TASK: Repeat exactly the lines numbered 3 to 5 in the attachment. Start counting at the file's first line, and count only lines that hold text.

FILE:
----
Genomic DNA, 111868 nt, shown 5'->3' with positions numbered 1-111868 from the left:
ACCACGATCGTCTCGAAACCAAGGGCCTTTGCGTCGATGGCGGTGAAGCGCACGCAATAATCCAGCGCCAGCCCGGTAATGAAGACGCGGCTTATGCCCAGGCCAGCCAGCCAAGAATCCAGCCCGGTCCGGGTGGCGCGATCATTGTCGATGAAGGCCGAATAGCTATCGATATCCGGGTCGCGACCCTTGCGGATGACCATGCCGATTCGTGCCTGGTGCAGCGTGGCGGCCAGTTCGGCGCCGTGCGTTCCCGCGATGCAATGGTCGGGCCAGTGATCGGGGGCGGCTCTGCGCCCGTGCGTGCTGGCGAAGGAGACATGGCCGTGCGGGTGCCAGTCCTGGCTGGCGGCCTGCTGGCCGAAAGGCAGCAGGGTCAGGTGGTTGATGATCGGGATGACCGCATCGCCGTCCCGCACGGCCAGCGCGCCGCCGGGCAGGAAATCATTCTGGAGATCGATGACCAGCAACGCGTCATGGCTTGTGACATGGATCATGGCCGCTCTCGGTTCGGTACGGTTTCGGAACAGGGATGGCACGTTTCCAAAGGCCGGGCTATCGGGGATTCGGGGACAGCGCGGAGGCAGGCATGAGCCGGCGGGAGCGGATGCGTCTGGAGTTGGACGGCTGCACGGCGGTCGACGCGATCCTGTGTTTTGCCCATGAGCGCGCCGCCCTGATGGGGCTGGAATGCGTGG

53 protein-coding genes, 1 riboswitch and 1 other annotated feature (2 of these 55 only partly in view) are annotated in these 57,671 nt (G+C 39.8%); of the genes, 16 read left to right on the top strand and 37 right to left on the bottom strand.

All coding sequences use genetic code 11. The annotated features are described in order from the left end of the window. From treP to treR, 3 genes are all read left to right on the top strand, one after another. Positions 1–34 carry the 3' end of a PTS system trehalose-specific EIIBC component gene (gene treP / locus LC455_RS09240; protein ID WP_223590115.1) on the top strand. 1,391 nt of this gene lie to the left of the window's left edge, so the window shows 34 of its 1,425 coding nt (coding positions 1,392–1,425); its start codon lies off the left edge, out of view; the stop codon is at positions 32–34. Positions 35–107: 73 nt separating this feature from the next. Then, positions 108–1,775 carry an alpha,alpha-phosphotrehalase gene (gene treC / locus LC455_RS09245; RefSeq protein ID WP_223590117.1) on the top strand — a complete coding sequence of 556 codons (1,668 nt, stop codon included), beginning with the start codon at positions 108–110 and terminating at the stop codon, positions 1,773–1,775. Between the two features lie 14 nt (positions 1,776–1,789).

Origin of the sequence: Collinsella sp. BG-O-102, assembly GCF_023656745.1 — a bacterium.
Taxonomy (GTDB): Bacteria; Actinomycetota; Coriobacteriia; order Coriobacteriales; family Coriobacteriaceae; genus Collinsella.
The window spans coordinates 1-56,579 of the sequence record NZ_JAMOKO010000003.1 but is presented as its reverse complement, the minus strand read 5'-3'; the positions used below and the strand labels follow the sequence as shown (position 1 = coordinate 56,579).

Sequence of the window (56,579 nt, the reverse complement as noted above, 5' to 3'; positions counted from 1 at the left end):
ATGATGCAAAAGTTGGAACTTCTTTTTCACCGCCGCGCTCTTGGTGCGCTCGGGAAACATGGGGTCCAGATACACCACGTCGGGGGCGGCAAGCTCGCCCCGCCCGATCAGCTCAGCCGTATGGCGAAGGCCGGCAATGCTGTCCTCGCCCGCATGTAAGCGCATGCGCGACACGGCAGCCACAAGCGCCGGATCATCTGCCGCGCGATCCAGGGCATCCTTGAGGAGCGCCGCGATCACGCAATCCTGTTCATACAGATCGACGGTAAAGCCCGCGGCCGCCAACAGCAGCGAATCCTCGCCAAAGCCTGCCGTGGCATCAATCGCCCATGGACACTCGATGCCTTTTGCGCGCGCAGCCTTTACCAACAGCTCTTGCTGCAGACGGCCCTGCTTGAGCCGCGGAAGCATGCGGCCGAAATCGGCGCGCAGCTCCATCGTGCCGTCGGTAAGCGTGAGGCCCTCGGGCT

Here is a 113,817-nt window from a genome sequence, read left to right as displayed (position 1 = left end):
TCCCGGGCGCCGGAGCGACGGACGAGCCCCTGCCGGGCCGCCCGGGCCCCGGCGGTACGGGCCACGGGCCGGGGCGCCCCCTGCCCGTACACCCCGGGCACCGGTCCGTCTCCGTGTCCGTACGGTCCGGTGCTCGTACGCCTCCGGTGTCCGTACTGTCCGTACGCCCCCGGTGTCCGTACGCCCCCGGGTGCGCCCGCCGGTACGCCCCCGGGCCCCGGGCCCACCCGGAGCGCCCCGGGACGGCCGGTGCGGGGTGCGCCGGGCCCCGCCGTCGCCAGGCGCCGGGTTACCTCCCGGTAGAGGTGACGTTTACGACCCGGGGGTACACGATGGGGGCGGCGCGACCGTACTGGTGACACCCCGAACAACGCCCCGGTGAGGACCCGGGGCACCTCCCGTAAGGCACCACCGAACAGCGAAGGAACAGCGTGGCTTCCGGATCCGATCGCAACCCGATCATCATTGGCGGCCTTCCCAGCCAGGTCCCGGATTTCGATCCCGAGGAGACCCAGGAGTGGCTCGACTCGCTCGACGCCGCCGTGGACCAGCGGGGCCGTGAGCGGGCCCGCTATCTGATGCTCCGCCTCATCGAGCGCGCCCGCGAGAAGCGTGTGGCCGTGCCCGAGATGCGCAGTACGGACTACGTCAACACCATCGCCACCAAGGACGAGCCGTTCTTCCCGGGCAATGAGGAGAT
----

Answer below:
53 protein-coding genes, 1 riboswitch and 1 other annotated feature (2 of these 55 only partly in view) are annotated in these 57,671 nt (G+C 39.8%); of the genes, 16 read left to right on the top strand and 37 right to left on the bottom strand.

All coding sequences use genetic code 11. The annotated features are described in order from the left end of the window. From treP to treR, 3 genes are all read left to right on the top strand, one after another. Positions 1–34 carry the 3' end of a PTS system trehalose-specific EIIBC component gene (gene treP / locus LC455_RS09240; protein ID WP_223590115.1) on the top strand. 1,391 nt of this gene lie to the left of the window's left edge, so the window shows 34 of its 1,425 coding nt (coding positions 1,392–1,425); its start codon lies off the left edge, out of view; the stop codon is at positions 32–34. Positions 35–107: 73 nt separating this feature from the next. Then, positions 108–1,775 carry an alpha,alpha-phosphotrehalase gene (gene treC / locus LC455_RS09245; RefSeq protein ID WP_223590117.1) on the top strand — a complete coding sequence of 556 codons (1,668 nt, stop codon included), beginning with the start codon at positions 108–110 and terminating at the stop codon, positions 1,773–1,775. Between the two features lie 14 nt (positions 1,776–1,789).

Origin of the sequence: Collinsella sp. BG-O-102, assembly GCF_023656745.1 — a bacterium.